se-dus’, se-dus’-er (Hiphil of (Ta`ah, or ta`ah, "to err"; of pathah, "to be simple"; planao, apoplanao, "to lead astray"):
(2) It is not found in its specific sense of "to entice a female to surrender her chastity." Yet the crime itself is referred to and condemned.
Three cases are to be distinguished:
(a) The seduction of an unbetrothed virgin: In this case the seducer cording to J-E (Ex 22:16 f) is to be compelled to take the virgin as his wife, if the father consents, and to pay the latter the usual purchase price, the amount of which is not defined. In the Deuteronomic Code (De 22:28) the amount is fixed at 50 shekels, and the seducer forfeits the right of divorce.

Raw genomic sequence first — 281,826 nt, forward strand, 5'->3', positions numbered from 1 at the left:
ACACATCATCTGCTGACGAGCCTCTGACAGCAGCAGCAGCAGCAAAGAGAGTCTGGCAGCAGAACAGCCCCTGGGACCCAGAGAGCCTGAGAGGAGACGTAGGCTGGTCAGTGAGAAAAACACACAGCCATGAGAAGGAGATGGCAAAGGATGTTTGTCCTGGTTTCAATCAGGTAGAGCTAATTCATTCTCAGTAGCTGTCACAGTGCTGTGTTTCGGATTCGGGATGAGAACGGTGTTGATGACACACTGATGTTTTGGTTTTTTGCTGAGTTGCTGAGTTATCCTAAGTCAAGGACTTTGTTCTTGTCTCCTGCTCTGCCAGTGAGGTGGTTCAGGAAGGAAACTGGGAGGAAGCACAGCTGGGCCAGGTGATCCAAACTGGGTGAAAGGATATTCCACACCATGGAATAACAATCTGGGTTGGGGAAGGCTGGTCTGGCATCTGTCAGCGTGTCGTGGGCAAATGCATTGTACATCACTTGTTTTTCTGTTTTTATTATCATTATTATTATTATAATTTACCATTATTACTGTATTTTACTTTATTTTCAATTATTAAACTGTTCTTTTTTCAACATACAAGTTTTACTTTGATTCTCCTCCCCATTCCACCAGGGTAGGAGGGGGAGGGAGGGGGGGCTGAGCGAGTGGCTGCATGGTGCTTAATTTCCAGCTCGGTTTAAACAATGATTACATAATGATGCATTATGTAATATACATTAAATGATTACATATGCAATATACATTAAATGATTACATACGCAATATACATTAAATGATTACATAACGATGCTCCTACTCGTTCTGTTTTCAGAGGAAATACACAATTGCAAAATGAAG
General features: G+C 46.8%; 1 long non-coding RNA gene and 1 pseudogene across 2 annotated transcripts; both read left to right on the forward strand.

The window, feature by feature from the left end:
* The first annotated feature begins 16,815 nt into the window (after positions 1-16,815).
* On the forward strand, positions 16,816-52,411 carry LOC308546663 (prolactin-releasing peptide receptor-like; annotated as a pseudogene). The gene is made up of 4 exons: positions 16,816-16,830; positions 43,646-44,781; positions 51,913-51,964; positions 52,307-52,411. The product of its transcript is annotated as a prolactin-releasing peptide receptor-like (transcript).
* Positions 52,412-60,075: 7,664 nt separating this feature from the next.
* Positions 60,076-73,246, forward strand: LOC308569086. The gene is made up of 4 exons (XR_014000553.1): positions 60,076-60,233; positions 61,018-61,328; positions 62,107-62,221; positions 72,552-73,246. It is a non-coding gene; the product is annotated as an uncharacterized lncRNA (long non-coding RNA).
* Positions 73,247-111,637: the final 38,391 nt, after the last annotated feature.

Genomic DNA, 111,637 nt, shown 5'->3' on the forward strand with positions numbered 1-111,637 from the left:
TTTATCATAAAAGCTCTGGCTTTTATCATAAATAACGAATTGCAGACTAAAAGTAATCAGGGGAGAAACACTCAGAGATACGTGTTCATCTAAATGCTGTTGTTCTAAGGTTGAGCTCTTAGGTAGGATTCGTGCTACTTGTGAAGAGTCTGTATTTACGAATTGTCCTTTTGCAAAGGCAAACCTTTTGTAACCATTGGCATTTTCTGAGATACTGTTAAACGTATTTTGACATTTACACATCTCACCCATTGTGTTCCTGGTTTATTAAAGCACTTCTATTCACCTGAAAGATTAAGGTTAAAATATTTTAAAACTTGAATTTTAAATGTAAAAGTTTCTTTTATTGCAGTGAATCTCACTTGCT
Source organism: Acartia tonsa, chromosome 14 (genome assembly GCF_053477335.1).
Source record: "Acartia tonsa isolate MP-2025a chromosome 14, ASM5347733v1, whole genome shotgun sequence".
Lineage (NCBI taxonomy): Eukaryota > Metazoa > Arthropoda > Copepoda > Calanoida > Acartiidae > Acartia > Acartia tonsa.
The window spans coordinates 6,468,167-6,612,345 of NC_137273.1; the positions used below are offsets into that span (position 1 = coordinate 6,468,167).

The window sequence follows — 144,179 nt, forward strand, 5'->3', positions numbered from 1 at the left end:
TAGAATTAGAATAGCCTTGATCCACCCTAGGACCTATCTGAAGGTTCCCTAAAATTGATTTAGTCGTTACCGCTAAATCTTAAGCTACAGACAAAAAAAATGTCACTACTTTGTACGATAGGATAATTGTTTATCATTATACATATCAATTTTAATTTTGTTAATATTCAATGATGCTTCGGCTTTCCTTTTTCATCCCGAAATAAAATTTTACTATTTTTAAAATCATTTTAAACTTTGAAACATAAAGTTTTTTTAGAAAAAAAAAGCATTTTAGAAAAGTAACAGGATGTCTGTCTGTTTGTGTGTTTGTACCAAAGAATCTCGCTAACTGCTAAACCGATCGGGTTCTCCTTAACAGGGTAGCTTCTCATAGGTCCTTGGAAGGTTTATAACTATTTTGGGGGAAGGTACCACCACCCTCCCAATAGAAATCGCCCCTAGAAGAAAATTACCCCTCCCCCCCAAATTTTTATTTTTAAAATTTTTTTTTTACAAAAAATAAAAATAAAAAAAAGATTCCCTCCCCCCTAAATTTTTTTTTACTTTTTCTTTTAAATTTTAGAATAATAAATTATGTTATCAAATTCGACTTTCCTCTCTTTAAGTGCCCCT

(b) The seduction of a betrothed virgin: This case (De 22:23-27; not referred to in the other codes) is treated as virtually one of adultery, the virgin being regarded as pledged to her future husband as fully as if she were formally married to him; the penalty therefore is the same as for adultery, namely, death for both parties (except in the case where the girl can reasonably be acquitted of blame, in which case the man only is put to death).
(c) The seduction of a betrothed bondmaid (mentioned only in Le 19:20-22): Here there is no infliction of death, because the girl was not free; but the seducer shall make a trespass offering, besides paying the fine.
See Crimes; Punishments.
D. Miall Edwards